Roadmap FOR equity pledge
-for Rare Disease Advocacy OrganizatioNS
The Roadmap for Equity Pledge: ENCOURAGING the development of Diversity, Equity and Inclusion (DEI) policies and programs within the nonprofit Rare disease Patient advocacy landscape
A group of diverse advocates of color, encouraged by the surge of statements in solidarity regarding the value of Black lives, launched the Roadmap For Equity Pledge.
The pledge required advocacy organizations to commit to understanding and embracing the perceptions of all individuals regardless of racial classification, skin color, religion, biological sex, sexual orientation, gender identity or expression, age, disability, marital status, citizenship, national origin, ethnicity, genetic information, and/or any other identifying characteristics.
The pledge called on all organizations take a proactive approach when developing programs and policies to ensure that diversity, equity and inclusion (DEI) are an integral part of its culture, programs and policies.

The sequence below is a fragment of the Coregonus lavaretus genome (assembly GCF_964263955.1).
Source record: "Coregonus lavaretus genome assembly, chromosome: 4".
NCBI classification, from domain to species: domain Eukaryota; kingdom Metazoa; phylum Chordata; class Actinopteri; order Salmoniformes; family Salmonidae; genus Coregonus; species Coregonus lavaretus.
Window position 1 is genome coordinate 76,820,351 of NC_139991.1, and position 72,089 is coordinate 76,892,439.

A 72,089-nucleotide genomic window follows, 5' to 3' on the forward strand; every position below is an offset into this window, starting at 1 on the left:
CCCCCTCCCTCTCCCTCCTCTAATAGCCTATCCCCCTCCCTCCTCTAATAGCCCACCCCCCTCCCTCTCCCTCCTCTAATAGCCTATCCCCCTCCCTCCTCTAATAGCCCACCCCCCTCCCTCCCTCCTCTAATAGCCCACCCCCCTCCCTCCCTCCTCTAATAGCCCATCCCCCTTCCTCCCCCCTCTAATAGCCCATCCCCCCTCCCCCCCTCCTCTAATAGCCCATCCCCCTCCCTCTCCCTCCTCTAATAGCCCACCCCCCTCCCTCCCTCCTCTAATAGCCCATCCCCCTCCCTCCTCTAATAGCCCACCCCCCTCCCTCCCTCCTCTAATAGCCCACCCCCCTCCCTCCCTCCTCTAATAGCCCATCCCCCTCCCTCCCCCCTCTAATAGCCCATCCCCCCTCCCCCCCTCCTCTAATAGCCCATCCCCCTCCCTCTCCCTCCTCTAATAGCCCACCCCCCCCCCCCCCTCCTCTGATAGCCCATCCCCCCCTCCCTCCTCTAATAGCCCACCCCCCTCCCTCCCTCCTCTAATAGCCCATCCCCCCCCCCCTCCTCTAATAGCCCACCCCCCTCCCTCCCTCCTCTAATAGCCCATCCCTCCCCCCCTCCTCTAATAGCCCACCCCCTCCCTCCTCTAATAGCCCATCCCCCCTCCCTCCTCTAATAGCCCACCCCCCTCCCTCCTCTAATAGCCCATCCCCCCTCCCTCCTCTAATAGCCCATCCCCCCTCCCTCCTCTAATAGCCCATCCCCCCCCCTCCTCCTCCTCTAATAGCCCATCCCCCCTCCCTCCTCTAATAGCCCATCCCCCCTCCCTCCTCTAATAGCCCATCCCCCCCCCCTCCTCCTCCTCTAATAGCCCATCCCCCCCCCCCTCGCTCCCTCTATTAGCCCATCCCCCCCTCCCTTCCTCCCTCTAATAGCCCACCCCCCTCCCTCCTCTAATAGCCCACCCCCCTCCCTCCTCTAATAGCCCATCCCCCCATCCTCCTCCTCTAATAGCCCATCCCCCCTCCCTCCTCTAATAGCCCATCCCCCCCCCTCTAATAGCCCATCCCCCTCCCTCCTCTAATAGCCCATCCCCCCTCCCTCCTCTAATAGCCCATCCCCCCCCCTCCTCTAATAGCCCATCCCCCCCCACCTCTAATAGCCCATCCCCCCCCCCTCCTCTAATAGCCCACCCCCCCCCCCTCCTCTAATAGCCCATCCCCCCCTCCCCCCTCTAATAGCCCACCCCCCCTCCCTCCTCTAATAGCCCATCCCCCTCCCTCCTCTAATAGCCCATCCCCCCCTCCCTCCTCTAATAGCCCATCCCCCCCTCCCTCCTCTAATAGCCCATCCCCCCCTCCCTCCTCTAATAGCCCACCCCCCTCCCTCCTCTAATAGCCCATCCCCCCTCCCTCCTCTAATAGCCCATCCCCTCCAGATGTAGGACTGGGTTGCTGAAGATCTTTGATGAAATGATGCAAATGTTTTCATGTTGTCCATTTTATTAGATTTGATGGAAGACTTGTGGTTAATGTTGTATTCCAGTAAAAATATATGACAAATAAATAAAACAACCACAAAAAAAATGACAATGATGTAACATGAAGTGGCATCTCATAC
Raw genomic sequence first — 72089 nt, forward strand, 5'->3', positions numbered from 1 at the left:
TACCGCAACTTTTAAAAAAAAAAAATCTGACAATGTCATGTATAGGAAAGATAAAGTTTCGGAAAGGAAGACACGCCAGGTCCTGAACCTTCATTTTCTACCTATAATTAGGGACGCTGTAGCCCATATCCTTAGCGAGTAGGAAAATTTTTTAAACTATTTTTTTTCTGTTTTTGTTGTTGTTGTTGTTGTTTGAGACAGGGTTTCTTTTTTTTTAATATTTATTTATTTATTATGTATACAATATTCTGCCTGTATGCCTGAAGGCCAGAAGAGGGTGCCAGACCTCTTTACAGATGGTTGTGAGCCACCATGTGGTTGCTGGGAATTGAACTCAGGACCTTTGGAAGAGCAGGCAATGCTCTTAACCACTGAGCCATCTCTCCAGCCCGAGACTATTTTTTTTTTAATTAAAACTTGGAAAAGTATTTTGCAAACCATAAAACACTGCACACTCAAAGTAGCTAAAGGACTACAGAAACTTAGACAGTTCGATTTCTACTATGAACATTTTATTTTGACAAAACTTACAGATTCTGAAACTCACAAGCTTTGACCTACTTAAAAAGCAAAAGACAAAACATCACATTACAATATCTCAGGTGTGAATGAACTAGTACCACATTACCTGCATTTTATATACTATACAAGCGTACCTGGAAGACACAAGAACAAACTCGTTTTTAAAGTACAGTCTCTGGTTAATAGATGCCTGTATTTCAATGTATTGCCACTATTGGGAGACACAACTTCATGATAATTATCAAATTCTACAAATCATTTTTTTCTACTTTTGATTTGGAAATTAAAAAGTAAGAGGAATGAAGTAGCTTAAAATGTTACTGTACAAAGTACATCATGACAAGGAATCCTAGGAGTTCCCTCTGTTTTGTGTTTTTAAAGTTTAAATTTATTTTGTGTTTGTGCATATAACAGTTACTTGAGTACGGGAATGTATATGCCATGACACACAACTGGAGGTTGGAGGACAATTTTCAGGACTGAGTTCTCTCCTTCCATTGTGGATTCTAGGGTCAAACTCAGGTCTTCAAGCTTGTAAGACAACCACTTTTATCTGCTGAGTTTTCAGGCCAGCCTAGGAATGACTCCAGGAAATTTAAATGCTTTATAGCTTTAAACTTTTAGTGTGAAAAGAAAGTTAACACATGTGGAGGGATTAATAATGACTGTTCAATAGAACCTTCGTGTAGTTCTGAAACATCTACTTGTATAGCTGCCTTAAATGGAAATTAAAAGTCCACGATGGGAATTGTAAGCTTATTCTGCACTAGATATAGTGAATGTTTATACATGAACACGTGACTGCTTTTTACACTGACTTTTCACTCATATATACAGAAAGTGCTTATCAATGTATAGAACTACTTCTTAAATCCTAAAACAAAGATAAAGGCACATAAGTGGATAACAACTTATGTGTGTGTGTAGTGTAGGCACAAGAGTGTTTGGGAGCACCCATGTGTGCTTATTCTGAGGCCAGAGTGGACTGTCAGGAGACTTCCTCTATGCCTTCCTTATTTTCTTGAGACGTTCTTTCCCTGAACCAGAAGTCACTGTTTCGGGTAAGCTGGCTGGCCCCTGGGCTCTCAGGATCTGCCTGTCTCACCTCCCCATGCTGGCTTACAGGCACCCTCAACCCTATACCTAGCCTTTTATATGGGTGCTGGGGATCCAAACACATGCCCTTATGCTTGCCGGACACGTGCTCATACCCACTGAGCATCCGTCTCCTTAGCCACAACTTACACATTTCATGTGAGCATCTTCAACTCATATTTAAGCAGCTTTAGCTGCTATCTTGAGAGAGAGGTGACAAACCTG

The pledge explained that statements in solidarity are not sufficient solutions, within themselves, when it pertains to incorporating DEI into an organization’s construct. Rather, the pledge called for actionable solutions designed to develop an environment that is truly equitable, inclusive and diverse.
The pledge called on each organization to implement meaningful solutions to develop targeted policies aimed at implementing DEI protocols and strategies that effectively establish an inclusive environment for its constituents, membership and employment. The pledge called for each organization to maintain a diverse and inclusive corporate environment and public profile, by adopting an authentic desire to unLearn biases and misunderstandings that have prevented the inclusive diversification of the organization's constituency to date.
Some proposed actionable DEI objectives to be considered by each advocacy organization include the following:
Budget for the costs of appropriate third party DEI expert consultation into the organization’s annual budget to incorporate DEI policies and programs into organizational culture and governance.